What is a Travel Policy?

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  • Written By: Malcolm Tatum
  • Edited By: Bronwyn Harris
  • Last Modified Date: 10 November 2019
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    Conjecture Corporation
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A travel policy is the organized collection of rules and regulations that an employee will observe when engaging in some type of travel on behalf of his or her employer. A sound company travel policy will provide instruction on what type of expenses will be absorbed by the business and which expenses are the responsibility of the employee. Typically, limits are set on certain line items in the business travel policy, such as the total allowance for meals per day, costs of hotel accommodations, rental car and airfare rates, and even on the amount of money that can be spend on entertaining clients. A sound policy provides the resources needed to accomplish the task, but still keeps the costs of the business trip within reason.


In many instances, the corporate travel policy is defined in writing and presented to an employee prior to his or her leaving on a business trip. The idea is to make sure that the employee understands what type of expenses the company is willing to assume, and which ones are not allowed. This is actually a help to the traveling employee, since he or she will know whether the company will pay for a meal ordered from room service, or will cover the costs of flying in first-class rather than in business or coach status. At that juncture, the employee can determine whether to go with the amenities the company is willing to underwrite or upgrade and pay the difference out of his or her own pocket.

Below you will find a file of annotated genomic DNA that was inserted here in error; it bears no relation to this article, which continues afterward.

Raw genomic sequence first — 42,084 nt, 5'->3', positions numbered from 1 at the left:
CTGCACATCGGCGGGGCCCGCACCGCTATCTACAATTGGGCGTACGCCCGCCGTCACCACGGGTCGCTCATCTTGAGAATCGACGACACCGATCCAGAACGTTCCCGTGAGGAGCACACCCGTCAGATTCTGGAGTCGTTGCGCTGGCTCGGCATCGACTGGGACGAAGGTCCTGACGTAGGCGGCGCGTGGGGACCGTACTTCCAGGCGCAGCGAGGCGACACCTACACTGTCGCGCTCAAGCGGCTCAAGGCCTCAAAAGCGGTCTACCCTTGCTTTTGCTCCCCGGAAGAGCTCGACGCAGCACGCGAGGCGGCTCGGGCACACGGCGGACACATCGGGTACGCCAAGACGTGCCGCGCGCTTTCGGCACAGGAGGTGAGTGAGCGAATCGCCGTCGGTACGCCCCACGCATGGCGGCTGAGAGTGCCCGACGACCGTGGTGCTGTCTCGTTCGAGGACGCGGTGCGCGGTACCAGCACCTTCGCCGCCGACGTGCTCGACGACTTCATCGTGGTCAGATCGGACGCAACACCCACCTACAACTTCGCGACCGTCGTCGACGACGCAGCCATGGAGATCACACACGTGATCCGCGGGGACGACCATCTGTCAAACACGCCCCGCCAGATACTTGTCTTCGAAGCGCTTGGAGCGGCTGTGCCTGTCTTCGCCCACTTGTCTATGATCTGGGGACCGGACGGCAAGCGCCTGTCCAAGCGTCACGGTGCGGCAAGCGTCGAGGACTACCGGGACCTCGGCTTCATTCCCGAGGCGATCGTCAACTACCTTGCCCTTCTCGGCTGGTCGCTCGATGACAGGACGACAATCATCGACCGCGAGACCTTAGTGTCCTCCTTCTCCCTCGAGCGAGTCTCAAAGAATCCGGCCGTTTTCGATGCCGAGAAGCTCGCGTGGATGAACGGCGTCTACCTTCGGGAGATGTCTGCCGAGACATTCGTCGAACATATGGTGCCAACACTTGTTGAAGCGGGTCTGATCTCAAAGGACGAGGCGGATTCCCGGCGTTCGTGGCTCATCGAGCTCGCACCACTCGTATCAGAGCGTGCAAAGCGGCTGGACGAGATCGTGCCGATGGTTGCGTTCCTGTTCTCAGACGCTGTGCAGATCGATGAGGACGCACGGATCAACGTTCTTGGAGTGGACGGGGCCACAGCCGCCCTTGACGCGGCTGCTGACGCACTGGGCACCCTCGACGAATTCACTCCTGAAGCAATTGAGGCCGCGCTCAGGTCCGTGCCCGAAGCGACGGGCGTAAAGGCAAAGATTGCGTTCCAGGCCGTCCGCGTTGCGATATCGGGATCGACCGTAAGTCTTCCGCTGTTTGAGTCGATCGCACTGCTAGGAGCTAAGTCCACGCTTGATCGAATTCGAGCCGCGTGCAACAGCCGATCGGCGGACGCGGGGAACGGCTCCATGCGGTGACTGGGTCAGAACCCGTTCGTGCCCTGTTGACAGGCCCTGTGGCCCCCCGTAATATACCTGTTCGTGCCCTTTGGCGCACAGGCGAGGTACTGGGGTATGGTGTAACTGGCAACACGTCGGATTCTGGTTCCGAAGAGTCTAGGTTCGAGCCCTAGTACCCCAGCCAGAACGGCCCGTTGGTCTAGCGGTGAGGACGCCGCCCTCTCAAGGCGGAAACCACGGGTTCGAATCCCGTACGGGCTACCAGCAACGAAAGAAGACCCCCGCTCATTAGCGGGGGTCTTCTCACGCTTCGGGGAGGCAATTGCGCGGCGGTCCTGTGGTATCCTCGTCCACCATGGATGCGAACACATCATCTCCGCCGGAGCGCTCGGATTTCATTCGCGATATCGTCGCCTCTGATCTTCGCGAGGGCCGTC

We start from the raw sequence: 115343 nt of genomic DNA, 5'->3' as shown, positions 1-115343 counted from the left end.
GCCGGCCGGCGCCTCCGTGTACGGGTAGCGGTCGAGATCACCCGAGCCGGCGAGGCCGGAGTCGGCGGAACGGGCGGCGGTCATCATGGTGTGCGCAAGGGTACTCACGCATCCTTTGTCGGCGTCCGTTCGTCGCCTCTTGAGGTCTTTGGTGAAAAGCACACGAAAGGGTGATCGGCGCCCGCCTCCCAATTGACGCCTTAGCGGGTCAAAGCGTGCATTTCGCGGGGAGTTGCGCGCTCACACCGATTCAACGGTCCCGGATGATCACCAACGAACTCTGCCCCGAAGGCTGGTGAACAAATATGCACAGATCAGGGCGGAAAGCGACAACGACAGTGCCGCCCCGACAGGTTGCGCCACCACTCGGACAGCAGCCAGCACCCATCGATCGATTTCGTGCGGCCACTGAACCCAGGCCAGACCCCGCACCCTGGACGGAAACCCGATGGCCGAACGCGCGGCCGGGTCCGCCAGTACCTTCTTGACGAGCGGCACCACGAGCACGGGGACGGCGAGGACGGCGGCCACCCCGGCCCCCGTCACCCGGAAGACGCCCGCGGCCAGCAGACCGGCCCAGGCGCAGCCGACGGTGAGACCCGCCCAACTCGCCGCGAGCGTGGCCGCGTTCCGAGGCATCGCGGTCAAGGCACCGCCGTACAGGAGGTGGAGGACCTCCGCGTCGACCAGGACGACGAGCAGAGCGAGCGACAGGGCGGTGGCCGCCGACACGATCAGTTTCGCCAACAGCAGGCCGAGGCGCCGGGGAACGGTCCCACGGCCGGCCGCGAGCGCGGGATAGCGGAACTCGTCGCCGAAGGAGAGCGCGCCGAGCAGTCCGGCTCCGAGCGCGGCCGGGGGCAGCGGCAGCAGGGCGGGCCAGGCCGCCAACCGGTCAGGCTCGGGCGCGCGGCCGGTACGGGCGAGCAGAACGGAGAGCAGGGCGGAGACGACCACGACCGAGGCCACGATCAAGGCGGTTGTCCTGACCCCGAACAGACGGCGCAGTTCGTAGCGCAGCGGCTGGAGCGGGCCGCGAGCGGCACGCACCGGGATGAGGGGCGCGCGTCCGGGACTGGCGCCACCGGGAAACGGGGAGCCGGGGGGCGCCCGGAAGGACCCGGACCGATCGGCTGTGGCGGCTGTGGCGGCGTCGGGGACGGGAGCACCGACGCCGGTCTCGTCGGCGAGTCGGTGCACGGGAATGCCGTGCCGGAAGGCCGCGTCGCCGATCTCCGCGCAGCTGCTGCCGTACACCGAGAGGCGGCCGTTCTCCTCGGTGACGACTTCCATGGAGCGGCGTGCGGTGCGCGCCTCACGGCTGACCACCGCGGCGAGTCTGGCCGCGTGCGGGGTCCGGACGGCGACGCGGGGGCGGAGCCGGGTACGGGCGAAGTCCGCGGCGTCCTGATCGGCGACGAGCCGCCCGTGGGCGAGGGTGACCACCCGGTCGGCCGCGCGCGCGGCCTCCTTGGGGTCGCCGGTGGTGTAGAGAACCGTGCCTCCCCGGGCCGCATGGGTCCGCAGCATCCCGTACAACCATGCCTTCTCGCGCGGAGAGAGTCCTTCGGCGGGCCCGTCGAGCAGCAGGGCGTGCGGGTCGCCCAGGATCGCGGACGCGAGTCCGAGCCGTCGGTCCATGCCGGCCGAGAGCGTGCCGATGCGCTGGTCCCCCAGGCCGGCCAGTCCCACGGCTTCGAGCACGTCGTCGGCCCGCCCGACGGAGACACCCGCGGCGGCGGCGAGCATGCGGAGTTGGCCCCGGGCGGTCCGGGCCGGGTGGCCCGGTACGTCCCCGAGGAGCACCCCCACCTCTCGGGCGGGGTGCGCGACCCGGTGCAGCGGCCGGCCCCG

The travel policy of a company may include the necessity of using specific vendors as part of the travel plans. For example, a business may have a discount plan with a given rental car provider, a specific airline, or even a particular hotel chain. When this is the case, the employee may be required to make use of those discounts when and as possible. Choosing to not make use of the discount programs could mean that the employer covers only a portion of the business expenses. For example, if the employee decides to stay in a hotel that does not have a discount arrangement with the employer when the hotel across the street does have that type of arrangement in place, the employer may only pay a fixed percentage of the hotel bill, rather than covering the entire expense.

Increasingly, companies make use of corporate credit cards that are issued to employees who travel regularly. When this is the case, the travel policy will include a laundry list of what type of expenses may be charged on the card, and which expenses must be handled out of pocket and submitted on an expense report later. This approach can often benefit both parties, since employees can use the corporate card for major expenses rather than using cash or their personal credit cards and waiting for a reimbursement. At the same time, the company benefits from the fact that some employees will focus more on using the cards for allowable expenses and refrain from incurring costs that have to be paid out of pocket.



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